The Difference Between Power Optimisers and Micro-Inverters | Infinite Energy

The Difference Between Power Optimisers and Micro-Inverters

The Difference Between Power Optimisers and Micro-Inverters

Written by Infinite Energy

micro inverters solar optimisers


String Inverters

In traditional solar PV systems, the DC power your panels generate is transmitted to a single string solar inverter. This converts the DC power to AC power, which is then used by appliances in your home or exported to the grid. Fronius Symo and SMA Sunny Boy are examples of traditional string inverters.

Micro-inverters and power optimizers, referred to as Module-Level Power Electronics or MLPEs, are a twist on the traditional solar PV system set up. While micro-inverters completely replace the need for a string inverter, power optimisers work in conjunction with the string inverter to increase power output.



How It Works:

Instead of one central inverter, solar PV systems with micro inverters feature an inverter on the back of every panel. These micro-inverters perform the same function as a standard string inverter (conversion of DC power to AC power), negating the need for a standard inverter. Enphase is a common micro-inverter choice in Australia.


With a standard string inverter, if one solar panel suffers from decreased output due to shading, all panels can potentially suffer from the same decreased output.

Because the DC-AC conversion of micro-inverter systems takes place at the panel level, the output of each module is not affected by other modules. Micro-inverters also allow you to monitor the performance of individual solar panels.


Micro-inverters can be anywhere from double to three times the cost of standard string inverters, while not matching the same efficiency levels.

Because they sit on your roof with the panels, micro-inverters are more susceptible to extreme weather conditions.

Most micro-inverters are only rated to 65°C degrees, and with the temperatures on roofs in most parts of Australia (under a solar panel) getting a lot hotter than 65°C degrees in summer, your micro-inverters will be put under an incredible amount of stress, and may not function as designed.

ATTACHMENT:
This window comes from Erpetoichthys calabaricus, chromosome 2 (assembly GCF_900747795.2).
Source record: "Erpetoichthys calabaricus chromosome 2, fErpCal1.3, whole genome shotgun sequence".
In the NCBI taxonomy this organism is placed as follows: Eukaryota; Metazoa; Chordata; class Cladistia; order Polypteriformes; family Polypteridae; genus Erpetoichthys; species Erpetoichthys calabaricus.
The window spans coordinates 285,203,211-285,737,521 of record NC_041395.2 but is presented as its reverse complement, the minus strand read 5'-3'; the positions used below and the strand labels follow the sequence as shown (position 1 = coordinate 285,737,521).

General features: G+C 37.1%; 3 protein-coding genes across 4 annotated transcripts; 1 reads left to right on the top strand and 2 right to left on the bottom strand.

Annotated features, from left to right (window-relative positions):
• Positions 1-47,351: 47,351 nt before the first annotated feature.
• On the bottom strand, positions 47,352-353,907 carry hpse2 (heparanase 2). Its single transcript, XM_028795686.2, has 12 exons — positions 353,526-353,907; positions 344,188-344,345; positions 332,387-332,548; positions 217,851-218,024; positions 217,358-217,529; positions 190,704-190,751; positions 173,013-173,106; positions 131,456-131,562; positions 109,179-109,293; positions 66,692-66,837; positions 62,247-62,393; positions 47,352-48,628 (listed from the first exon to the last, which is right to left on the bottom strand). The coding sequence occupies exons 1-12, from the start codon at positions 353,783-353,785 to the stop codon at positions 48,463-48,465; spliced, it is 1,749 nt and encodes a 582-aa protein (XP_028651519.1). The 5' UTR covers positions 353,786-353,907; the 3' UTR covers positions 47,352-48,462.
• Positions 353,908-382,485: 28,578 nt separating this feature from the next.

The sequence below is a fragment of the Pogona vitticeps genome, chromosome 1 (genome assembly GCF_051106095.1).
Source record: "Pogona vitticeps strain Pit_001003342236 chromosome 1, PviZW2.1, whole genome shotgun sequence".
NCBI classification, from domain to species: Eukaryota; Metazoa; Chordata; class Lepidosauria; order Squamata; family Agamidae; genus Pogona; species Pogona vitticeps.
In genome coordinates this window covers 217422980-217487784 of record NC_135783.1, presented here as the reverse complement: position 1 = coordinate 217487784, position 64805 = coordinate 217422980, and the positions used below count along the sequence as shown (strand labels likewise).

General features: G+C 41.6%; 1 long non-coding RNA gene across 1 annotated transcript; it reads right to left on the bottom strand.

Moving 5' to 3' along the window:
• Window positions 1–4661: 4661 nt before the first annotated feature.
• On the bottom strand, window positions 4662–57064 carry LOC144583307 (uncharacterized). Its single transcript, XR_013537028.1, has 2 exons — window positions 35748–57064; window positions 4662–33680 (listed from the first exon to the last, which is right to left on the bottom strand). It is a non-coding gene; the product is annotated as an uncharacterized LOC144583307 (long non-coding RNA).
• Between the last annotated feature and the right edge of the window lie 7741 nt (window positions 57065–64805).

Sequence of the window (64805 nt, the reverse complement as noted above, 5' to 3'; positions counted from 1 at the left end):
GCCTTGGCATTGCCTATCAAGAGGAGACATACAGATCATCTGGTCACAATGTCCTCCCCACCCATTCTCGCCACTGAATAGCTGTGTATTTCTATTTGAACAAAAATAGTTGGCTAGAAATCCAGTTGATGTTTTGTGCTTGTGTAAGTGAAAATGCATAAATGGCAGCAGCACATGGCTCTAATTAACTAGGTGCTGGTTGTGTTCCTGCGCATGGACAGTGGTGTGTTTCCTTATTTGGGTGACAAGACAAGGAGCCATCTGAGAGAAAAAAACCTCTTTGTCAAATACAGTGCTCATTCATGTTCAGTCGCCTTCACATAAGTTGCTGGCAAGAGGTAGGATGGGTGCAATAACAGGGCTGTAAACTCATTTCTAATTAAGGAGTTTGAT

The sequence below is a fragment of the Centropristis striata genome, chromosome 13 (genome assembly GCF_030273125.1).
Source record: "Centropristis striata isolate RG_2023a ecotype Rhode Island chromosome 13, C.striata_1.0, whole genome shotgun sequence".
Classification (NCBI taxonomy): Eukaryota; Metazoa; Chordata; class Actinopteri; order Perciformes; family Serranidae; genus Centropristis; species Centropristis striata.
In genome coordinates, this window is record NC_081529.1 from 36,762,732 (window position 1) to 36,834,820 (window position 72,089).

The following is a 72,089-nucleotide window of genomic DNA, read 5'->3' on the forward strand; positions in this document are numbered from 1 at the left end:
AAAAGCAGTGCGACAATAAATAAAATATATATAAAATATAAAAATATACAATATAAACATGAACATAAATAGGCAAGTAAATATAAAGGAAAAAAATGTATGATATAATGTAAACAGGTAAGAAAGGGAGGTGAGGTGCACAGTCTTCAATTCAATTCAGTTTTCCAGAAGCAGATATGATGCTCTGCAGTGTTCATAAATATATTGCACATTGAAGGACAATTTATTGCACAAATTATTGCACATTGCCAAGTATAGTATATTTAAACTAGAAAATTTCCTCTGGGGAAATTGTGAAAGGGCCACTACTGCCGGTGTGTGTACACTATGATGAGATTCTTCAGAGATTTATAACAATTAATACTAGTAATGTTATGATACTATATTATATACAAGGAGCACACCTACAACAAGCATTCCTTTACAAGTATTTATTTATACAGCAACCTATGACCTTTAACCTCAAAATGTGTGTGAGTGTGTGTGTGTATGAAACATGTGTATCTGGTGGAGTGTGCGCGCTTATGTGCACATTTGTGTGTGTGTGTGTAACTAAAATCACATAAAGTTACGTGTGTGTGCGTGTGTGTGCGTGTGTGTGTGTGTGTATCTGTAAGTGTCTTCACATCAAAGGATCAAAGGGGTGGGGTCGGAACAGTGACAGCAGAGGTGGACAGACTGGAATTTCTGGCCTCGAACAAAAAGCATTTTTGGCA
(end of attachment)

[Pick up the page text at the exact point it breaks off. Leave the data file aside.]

Bottom Line:

While micro-inverters can increase the output of traditional systems with a string inverter by 6-8%, we don’t think they’re worth the hefty price increase, and potential unreliability in the harsh Australian climate.


Power Optimisers

How it Works:

Similar to micro-inverters, a power optimiser is a small box attached to the back of every panel. Unlike micro-inverters however, power optimisers work with string inverters to enable the maximum energy harvest from individual panels.

Power optimisers can be inbuilt in the panels themselves, like Canadian Solar’s new Smart Module, or sold and fitted on separately, like SolarEdge’s power optimiser.

Instead of converting DC power to AC power at the panel site like a micro-inverter, power optimisers condition DC power and send it to a string inverter. This approach results in higher system efficiency than a string inverter alone.


Like micro-inverters, power optimizers lessen the impact of shaded panels on the overall system performance and output, while also offering individual panel performance monitoring.

Less expensive than micro-inverters, high performance power optimisers like those from Solar Edge achieve all the same benefits at higher efficiency and with higher reliability.


While they cost less than micro-inverters, investing in power optimisers will cost more than purchasing standard panels and a string inverter.

Bottom Line:

Power optimisers are a great option where shading or a complicated roof would negatively impact the performance of your solar system. However, if you’re lucky enough to have an uncomplicated, unshaded roof, a string inverter by itself is still a great option.


For more information on solar for your home, including power optimisers, give us a call on 1300 074 669, or simply request a no obligation call back by clicking here.


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